(678) -ond, that women, as the objects of sensuous desire on the part of men, must hold themselves on the defensive. While this immanent and personal struggle, by which the history of the human race is filled, seldom comes to an immediate co-operation of women against men, yet there is a super-personal form which serves as a protection against both danger, and in which, consequently, the female sex is, so to speak, in corpore interested: morality (die Sitte). The strong personality is able to protect itself against encroachments, or at most requires the protection of the law. The weak, on the other hand, would be lost in spite of this support if the individuals who were superior in strength did not for some reason forego the exercise of this superiority. This occurs in part through morality. Since, however, this has no other executive than the conscience of the individual, it works insecurely enough and requires the reinforcement of the moral code. The latter has not, to be sure, the precision and sanction of the legal norm, yet it has a certain guarantee of observance through instinctive shame, and through many perceptibly disagreeable consequences of transgression. The moral code is then the proper protection of the weak, who would go to the wall so soon as the struggle of individuals should break out unchecked by any restraint upon force. The character of this agency is consequently in essence that of prohibition, of restriction. It brings about a certain equality between the weak and the strong. It goes so far in its restraint of the purely natural relation between the two that it may even give the advantage to the weak, as, for example, chivalry shows. That in the insinuating encounter between men and women the former are the stronger, and the assailants, forces the latter under the protection of the moral code; it makes them the chosen—through their own interests chosen-guardians of the same. It follows that they are naturally, for themselves also, committed to severe observance of the whole complex of moral prescriptions, and not merely in cases which concern masculine excesses. All the standards of morality are in a condition of solidarity with each other. Violation of a single one weakens the principle, and consequently every other. It follows that women in this connection hold unreservedly together. Here a
(679) real unity actually corresponds with the peculiarly ideal one in which men conceptualize them when they speak of " the women " in general, and which has quite the character of a partisan antithesis. This solidarity which they have in contrast with the men, and which is expressed in the lines of Freidank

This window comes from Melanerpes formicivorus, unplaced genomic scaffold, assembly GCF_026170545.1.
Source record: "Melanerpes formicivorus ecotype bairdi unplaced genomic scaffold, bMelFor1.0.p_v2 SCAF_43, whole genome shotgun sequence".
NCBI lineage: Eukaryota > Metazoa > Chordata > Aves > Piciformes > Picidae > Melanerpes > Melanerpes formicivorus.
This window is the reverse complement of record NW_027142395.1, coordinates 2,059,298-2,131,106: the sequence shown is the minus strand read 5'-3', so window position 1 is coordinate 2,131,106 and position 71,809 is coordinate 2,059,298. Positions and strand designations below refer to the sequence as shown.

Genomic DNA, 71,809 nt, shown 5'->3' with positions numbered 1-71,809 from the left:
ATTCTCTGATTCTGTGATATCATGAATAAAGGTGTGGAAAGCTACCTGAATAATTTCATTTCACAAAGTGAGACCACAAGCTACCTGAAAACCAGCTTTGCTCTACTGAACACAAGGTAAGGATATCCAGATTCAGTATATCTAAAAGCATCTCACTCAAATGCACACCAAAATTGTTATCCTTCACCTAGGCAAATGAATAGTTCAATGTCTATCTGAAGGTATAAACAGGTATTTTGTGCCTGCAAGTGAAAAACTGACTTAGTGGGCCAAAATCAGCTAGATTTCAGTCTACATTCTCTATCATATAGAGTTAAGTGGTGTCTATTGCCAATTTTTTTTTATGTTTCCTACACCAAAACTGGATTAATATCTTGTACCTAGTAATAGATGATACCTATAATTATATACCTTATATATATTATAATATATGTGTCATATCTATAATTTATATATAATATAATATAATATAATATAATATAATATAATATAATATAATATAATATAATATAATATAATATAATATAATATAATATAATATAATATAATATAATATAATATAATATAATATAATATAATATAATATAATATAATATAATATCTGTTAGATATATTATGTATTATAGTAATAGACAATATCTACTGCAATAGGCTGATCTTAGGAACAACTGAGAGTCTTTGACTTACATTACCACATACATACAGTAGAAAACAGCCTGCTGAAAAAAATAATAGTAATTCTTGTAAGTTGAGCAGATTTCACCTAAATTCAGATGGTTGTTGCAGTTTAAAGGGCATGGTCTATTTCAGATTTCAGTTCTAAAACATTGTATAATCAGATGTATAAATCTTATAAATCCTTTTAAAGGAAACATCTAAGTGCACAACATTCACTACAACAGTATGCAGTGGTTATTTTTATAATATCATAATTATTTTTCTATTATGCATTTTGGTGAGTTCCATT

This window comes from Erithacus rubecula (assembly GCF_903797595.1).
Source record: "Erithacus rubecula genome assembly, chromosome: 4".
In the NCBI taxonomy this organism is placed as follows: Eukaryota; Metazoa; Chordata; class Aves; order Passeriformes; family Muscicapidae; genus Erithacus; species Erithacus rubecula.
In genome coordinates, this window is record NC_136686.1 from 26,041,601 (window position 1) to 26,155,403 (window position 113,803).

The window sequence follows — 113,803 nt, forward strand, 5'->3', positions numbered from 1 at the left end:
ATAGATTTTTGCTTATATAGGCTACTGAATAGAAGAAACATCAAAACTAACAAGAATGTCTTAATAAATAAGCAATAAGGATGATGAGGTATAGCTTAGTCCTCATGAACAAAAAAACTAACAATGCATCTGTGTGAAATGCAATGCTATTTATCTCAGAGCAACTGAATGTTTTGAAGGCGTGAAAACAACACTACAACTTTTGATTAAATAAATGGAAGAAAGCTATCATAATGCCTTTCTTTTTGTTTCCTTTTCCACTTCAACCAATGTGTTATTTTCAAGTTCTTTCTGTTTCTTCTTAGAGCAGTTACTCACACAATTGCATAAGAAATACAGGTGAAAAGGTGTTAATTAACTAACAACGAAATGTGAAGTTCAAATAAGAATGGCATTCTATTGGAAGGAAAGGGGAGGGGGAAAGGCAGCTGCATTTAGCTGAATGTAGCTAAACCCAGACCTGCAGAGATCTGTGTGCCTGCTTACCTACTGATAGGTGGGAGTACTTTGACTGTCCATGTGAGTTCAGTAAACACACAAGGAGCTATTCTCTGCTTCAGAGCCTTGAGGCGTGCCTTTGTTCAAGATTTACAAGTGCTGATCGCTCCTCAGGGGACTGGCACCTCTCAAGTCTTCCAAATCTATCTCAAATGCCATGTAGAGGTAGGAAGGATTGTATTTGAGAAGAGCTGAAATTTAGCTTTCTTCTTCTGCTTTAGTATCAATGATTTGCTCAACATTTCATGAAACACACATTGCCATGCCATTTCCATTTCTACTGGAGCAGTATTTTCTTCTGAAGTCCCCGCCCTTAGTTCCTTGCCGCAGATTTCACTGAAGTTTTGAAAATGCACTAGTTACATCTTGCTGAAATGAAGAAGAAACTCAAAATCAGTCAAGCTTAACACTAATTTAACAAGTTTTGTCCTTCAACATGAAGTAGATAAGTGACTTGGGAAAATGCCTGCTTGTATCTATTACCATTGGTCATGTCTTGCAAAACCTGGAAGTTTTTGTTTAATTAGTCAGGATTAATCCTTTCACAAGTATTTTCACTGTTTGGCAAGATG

Der Mann tragt seine Schmach allein;
Doch kommt ein Weib zu Falle,
So schilt man auf sie alle —
this solidarity of sex has in its interest for morality, as its common means of struggle, a real vehicle. Consequently, there is repeated here again the sociological form which we have been discussing. Women recognize, as a rule, with reference to another woman, only complete inclusion or complete exclusion from the realm of morality. There exists among them the tendency so far as possible not to concede a breach of morality by a woman—to interpret it as harmless, except where love of scandal and other individual motives work in the other direction. If this assumption, however, is no longer possible, they render an irrevocable and severe judgment of exclusion from good society. If the violation of morality must be confessed, the culprit is also eliminated radically from that unity which is held together by the common interest for morality. We have seen, therefore, that women have sometimes passed the same condemnation upon Gretchen as upon Marguerite Gauthier, upon Stella as upon Messalina. . Thus, by negation of differences in degree, they have made impossible an intermediation between those within and those outside the boundaries of morality. The defensive situation of women does not permit that the wall of morality be lowered at even a single point. Their party knows, in principle at least, no compromise, but only decisive acceptance of the individual into the ideal totality of "respectable women," or the equally decisive exclusion—an alternative whose abruptness cannot by any means be justified from the purely moral standpoint. It is only intelligible when understood in connection with the above-considered demand for inviolable unity, occasioned by the need of a party Cattily consolidated against an opponent
For the same reasons it may be advantageous for political